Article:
Discrepancy in age is probably due to the time of year when the census was taken.

The census shows Addie Mae’s grandmother at age 34 and born in Louisiana (1846 birth year – which means she probably wasn’t from Africa, because,

“In 1807, Congress outlawed the African slave trade effective on January 1, 1808 (2 Stat. 426), and in 1820 declared it to be piracy punishable by death (3 Stat. 600-601). Remaining unimpaired, however, were the rights to buy and sell slaves, and to transport them from one slave state to another.”  But that doesn’t mean that her great grandmother may have been from Africa.

However the 1880 Federal Census places an age of 45 on Monroe Cade that doesn’t jive with the 25 y.o. Monroe in 1970.  But 20 years later the 1900 Federal Census shows Monroe Cade to be 55 year – this is in line with an 1845 birth year.  The only reason I can think of/for the discrepancy is the census taker got the age wrong for the 1880 census year.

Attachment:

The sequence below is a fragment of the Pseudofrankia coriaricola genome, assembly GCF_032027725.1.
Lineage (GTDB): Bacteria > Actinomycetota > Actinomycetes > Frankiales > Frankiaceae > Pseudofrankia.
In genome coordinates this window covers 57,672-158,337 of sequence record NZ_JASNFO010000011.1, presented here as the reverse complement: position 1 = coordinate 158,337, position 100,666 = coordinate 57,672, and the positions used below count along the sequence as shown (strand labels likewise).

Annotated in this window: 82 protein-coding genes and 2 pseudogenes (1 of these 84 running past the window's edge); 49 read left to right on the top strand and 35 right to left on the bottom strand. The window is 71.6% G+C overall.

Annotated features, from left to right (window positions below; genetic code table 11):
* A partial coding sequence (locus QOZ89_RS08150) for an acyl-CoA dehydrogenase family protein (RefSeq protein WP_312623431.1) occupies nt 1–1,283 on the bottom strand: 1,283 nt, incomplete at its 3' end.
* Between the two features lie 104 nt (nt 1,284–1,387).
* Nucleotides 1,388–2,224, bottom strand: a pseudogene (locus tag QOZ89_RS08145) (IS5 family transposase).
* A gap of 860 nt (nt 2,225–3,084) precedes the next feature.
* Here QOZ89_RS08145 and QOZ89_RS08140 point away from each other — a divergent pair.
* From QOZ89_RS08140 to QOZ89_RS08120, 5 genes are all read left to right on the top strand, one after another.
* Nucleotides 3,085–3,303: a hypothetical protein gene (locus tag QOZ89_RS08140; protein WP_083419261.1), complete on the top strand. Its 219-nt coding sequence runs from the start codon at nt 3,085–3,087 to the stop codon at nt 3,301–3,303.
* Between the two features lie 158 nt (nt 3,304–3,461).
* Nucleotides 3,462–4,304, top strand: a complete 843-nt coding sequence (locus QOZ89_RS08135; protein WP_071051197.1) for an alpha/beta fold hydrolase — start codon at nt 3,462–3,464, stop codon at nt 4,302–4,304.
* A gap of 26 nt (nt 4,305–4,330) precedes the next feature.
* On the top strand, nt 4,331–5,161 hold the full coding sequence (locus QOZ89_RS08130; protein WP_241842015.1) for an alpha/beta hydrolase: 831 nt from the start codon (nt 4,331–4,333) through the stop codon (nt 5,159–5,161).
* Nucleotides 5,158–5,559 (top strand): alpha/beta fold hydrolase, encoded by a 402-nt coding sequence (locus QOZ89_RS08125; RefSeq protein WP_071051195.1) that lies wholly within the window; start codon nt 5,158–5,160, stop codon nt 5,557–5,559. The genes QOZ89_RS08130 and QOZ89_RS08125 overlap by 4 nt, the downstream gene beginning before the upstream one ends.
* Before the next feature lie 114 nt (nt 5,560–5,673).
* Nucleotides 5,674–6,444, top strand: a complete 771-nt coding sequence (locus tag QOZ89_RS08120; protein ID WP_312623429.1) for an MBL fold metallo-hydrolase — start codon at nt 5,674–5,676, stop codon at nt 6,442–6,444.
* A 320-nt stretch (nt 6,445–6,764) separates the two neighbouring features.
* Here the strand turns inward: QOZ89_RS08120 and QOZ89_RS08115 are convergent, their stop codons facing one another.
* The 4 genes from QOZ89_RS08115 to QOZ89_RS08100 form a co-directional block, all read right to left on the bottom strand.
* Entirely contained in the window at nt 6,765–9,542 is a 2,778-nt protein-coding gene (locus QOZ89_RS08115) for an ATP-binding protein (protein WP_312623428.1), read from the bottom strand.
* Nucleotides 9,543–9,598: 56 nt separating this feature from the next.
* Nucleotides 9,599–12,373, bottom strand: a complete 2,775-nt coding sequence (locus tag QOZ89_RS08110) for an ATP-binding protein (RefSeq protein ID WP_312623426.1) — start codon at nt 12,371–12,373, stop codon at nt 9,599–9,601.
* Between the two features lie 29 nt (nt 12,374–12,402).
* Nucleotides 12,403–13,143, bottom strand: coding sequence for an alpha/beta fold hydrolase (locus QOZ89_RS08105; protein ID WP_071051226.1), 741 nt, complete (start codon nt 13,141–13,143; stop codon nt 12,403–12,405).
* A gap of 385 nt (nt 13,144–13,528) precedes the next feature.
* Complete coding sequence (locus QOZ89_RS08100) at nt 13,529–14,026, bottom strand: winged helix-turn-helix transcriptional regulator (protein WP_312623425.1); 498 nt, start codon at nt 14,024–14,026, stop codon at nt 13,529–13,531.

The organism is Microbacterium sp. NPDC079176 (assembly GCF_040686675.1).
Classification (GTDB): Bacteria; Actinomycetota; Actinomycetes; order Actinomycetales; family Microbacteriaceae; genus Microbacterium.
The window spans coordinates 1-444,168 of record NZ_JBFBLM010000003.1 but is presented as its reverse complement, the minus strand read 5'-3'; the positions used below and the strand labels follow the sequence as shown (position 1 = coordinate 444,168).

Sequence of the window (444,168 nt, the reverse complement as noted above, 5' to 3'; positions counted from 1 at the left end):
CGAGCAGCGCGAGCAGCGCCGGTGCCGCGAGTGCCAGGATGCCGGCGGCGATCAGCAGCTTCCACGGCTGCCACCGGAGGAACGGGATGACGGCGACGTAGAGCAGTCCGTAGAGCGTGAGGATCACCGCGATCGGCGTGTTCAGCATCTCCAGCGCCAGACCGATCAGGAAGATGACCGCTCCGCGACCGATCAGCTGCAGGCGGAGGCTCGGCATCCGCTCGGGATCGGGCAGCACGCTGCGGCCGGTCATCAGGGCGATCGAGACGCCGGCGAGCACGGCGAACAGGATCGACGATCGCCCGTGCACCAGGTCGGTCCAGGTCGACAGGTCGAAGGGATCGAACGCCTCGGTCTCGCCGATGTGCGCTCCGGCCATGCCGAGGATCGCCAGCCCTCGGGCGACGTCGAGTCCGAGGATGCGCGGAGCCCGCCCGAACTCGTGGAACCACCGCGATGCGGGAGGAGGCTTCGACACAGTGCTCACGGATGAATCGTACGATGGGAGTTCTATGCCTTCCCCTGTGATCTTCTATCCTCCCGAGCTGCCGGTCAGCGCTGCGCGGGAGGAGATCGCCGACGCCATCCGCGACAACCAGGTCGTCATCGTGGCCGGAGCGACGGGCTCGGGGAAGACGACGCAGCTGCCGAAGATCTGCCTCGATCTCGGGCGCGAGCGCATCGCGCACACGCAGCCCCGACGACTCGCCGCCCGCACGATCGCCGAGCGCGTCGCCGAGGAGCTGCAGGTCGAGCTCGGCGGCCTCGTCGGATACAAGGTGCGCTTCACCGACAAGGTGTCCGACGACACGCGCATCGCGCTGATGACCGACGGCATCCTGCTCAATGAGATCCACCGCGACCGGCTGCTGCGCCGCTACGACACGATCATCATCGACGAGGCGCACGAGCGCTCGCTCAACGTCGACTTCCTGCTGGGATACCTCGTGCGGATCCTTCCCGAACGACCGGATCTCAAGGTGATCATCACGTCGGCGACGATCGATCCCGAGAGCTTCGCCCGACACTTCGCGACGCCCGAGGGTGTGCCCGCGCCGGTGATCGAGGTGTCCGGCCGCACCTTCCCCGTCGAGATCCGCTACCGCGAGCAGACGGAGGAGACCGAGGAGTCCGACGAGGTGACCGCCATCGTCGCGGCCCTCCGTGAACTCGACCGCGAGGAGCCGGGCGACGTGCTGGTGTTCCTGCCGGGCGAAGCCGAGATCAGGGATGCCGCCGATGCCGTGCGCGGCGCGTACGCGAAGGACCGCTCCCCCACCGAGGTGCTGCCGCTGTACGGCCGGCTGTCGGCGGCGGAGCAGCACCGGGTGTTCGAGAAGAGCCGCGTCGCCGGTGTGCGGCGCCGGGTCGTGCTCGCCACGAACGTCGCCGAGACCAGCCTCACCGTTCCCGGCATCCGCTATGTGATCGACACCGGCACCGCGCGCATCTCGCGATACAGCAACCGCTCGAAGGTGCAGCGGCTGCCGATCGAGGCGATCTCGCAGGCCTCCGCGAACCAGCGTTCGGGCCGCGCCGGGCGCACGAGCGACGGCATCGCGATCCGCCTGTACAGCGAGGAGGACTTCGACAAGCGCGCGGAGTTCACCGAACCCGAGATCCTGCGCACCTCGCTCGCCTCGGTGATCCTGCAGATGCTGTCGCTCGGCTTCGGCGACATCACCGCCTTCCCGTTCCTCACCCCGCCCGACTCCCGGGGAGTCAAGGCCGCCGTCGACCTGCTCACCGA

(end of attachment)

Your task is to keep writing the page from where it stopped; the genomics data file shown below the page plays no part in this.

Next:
This is why one needs to take the information provide concerning former enslaved people with a “grain of salt.”  The information may or may not be accurate, so inferences need to be made with an educated guess.

We are now armed with some information that can be used in determining where Monroe Cade might be located on the 1860 slave roll of the Robert Cade plantation.  I have posted the1860 slave roll of the Robert Cade plantation as a jpg image.

Using the 1870 and 1890 Federal Census Report we should find a 15 year old male on this report.  It would be even more fascinating to find on this report that the 15 year old’s race would be marked as M (mulatto).  If this is the case then Addie Mae’s writing of her grandfather being the product of an enslaved person and the White plantation owner (Bible) or the White plantation owner’s daughter (letter) would be accurate.

The 1860 slave roll of the Cade Planation shows the following information:

Page One of the 1860 Cade Plantation Slave roll. Enslaved people are listed under the Cade name lower right section.

Looking at the slave schedule and knowing that 1870 census shows Monroe Cade at age 25, and 1860 slave schedule shows a 15 y.o mulatto male,